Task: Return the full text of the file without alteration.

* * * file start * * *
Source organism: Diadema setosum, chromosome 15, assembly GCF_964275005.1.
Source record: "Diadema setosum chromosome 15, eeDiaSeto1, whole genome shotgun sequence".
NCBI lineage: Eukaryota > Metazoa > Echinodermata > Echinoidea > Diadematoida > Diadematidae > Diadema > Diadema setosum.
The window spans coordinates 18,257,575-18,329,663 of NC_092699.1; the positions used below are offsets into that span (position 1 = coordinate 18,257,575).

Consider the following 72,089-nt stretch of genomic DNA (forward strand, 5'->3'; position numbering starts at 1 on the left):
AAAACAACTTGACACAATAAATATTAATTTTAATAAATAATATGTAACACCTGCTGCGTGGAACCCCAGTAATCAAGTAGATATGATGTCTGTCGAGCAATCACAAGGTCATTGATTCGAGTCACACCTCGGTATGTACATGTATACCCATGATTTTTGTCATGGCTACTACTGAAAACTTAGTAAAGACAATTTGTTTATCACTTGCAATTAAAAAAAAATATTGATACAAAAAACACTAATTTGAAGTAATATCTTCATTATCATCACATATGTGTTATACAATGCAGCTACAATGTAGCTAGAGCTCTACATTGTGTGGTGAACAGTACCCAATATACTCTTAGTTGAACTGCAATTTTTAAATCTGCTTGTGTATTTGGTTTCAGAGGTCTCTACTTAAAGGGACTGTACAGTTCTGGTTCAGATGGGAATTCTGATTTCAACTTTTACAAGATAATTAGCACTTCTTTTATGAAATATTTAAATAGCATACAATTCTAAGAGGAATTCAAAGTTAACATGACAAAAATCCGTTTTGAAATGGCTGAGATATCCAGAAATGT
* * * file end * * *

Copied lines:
Source organism: Diadema setosum, chromosome 15, assembly GCF_964275005.1.
Source record: "Diadema setosum chromosome 15, eeDiaSeto1, whole genome shotgun sequence".
NCBI lineage: Eukaryota > Metazoa > Echinodermata > Echinoidea > Diadematoida > Diadematidae > Diadema > Diadema setosum.
The window spans coordinates 18,257,575-18,329,663 of NC_092699.1; the positions used below are offsets into that span (position 1 = coordinate 18,257,575).

Consider the following 72,089-nt stretch of genomic DNA (forward strand, 5'->3'; position numbering starts at 1 on the left):
AAAACAACTTGACACAATAAATATTAATTTTAATAAATAATATGTAACACCTGCTGCGTGGAACCCCAGTAATCAAGTAGATATGATGTCTGTCGAGCAATCACAAGGTCATTGATTCGAGTCACACCTCGGTATGTACATGTATACCCATGATTTTTGTCATGGCTACTACTGAAAACTTAGTAAAGACAATTTGTTTATCACTTGCAATTAAAAAAAAATATTGATACAAAAAACACTAATTTGAAGTAATATCTTCATTATCATCACATATGTGTTATACAATGCAGCTACAATGTAGCTAGAGCTCTACATTGTGTGGTGAACAGTACCCAATATACTCTTAGTTGAACTGCAATTTTTAAATCTGCTTGTGTATTTGGTTTCAGAGGTCTCTACTTAAAGGGACTGTACAGTTCTGGTTCAGATGGGAATTCTGATTTCAACTTTTACAAGATAATTAGCACTTCTTTTATGAAATATTTAAATAGCATACAATTCTAAGAGGAATTCAAAGTTAACATGACAAAAATCCGTTTTGAAATGGCTGAGATATCCAGAAATGT